College of Health and Human Services

Prof. Pizza Biographical Information

Francis X. Pizza, Ph.D.

Research Interest

            Our research focuses on the cellular and molecular processes that restores structure and function to skeletal muscle injured by physical activity and disease, and that facilitate muscle growth/hypertrophy after increased muscle use (e.g., resistance exercise). In particular, we seek to identify mechanisms through which components of the inflammatory response augment muscle repair/regeneration and muscle hypertrophy. Findings from our laboratory have identified a novel mechanism through which the inflammatory response regulates growth processes in skeletal muscle by demonstrating that adhesion molecules of the inflammatory response are critically important in restoring and enhancing the structure and function of skeletal muscle. Results from our studies will help define novel therapeutic targets that restore structure and function to injured muscles, and facilitate the maintenance and/or growth of skeletal muscle, particularly in older individuals and those with inflammatory muscle disease. Dr. Pizza’s research is currently funded by the National Institutes of Health.

Information on our research facilities can be found at the link below:

            Exercise Biology Laboratories


Ph.D.   Exercise Physiology.  The University of Toledo, Toledo, Ohio, 1991

M.A.    Exercise Physiology. AdelphiUniversity, Garden City, New York, 1988

B.E.     Human Performance. The University of Toledo, Toledo, Ohio, 1986

Professional Experience

2004 – Present    Professor, The University of Toledo, Dept. Kinesiology.
                           Toledo, OH.

 1998 - 2004       Associate Professor, The University of Toledo, Dept. Kinesiology. 
                           Toledo, OH.

 1997 - 1998      Associate Professor, Texas Christian University, Dept. of Kinesiology.
                          Fort Worth, Texas.

 1996 - 1997      Research Associate in Space Biology, University of California at Los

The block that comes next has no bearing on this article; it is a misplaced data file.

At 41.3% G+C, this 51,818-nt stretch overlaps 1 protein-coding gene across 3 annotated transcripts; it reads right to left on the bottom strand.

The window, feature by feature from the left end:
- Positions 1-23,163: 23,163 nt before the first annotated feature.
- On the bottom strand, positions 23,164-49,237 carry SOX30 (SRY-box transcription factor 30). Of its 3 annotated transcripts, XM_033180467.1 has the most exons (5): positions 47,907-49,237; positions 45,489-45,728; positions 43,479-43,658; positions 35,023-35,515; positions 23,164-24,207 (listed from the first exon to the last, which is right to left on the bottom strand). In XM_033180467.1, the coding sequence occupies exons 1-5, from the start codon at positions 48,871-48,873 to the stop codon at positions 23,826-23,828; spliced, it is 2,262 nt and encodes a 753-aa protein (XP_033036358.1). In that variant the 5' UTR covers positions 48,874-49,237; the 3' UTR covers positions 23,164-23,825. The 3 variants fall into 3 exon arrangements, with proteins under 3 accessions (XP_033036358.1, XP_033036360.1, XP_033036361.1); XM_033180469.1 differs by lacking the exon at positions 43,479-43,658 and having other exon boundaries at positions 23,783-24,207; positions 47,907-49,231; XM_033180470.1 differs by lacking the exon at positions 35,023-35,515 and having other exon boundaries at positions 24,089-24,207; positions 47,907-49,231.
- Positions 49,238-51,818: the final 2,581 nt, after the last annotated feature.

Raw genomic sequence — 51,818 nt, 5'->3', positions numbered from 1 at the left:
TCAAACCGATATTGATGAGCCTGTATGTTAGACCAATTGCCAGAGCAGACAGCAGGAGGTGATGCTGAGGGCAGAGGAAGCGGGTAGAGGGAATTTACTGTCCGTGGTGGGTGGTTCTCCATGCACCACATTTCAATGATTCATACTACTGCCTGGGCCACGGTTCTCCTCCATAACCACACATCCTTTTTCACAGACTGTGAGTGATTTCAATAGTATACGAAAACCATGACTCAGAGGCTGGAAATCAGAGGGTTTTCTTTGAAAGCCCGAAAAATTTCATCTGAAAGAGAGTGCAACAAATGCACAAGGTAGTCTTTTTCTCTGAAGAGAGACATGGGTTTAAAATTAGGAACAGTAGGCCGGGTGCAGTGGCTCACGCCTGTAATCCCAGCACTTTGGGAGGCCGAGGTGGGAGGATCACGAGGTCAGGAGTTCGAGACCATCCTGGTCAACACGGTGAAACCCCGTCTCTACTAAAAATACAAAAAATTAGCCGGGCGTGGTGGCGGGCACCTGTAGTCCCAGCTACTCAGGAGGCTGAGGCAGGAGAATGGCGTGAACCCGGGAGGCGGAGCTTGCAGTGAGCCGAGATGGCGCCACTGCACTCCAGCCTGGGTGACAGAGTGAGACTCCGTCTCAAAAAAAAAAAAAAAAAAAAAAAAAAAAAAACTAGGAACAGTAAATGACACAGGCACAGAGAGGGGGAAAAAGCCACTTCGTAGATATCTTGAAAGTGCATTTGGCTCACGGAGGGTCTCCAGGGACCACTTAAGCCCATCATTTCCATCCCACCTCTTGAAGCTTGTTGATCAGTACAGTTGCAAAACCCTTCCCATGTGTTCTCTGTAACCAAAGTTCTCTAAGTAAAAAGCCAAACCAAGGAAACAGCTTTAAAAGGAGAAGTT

Angeles. Dept. of Physiological Science. Muscle Cell Biology Lab. 

1991 - 1996      Assistant Professor, Texas Christian University, Dept. of Kinesiology.
                          Fort Worth, Texas.

Selected Publications

Q Goh, CL Dearth, JT Corbett, P Pierre, DN Chadee, FX Pizza. Intercellular Adhesion Molecule-1 Expression by Skeletal Muscle Cells Augments Myogenesis. Experimental Cell Research 331:292-308, 2015.

 Dearth, CL, Q Goh, JS Marino, PA Cicinelli, MJ Torres-Palsa, P Pierre, RG Worth, FX Pizza. Skeletal muscle cells express ICAM-1 after muscle overload and ICAM-1 contributes to the ensuing hypertrophic response. Plos One 8(3): e58486, 2013.

 Peterson, JM, FX Pizza.  Cytokines derived from cultured skeletal muscle cells after mechanical strain promotes neutrophil chemotaxis in vitro. Journal of Applied Physiology 106: 130-137, 2009. 

Koh, TJ, FX Pizza.  Do inflammatory cells influence skeletal muscle hypertrophy?  Frontiers in Bioscience E1: 60-71, 2009. 

Marino, JS, B J Tausch, CL Dearth, MV Manacci, TJ McLoughlin, SJ Rakyta, MP. Linsenmayer,  FX. Pizza.  β2 integrins contribute to skeletal muscle hypertrophyin mice. American Journal of Physiology Cell Physiology295: C1026-C1036, 2008. 

Peterson, JM, K.D. Feeback, J.H. Baas, F.X. Pizza. Tumor necrosis factor-alpha promotes the accumulation of neutrophils and macrophages in skeletal muscle. Journal of  Applied. Physiology. 101: 1394-1399, 2006.       
Pizza, F.X., J. M. Peterson, J. H. Baas, and T.J. Koh. Interplay between neutrophils and skeletal muscle after exercise. What’s going on?  Physiology News 61: 32-33, 2005, 

Tsivitse, S.K., E. Mylona, J.M. Peterson, W.T. Gunning, and F.X. Pizza .  Mechanical loading and injury induce human myotubes to release neutrophil chemoattractants. American Journal of Physiology Cell Physiology 288: C721-C729, 2005.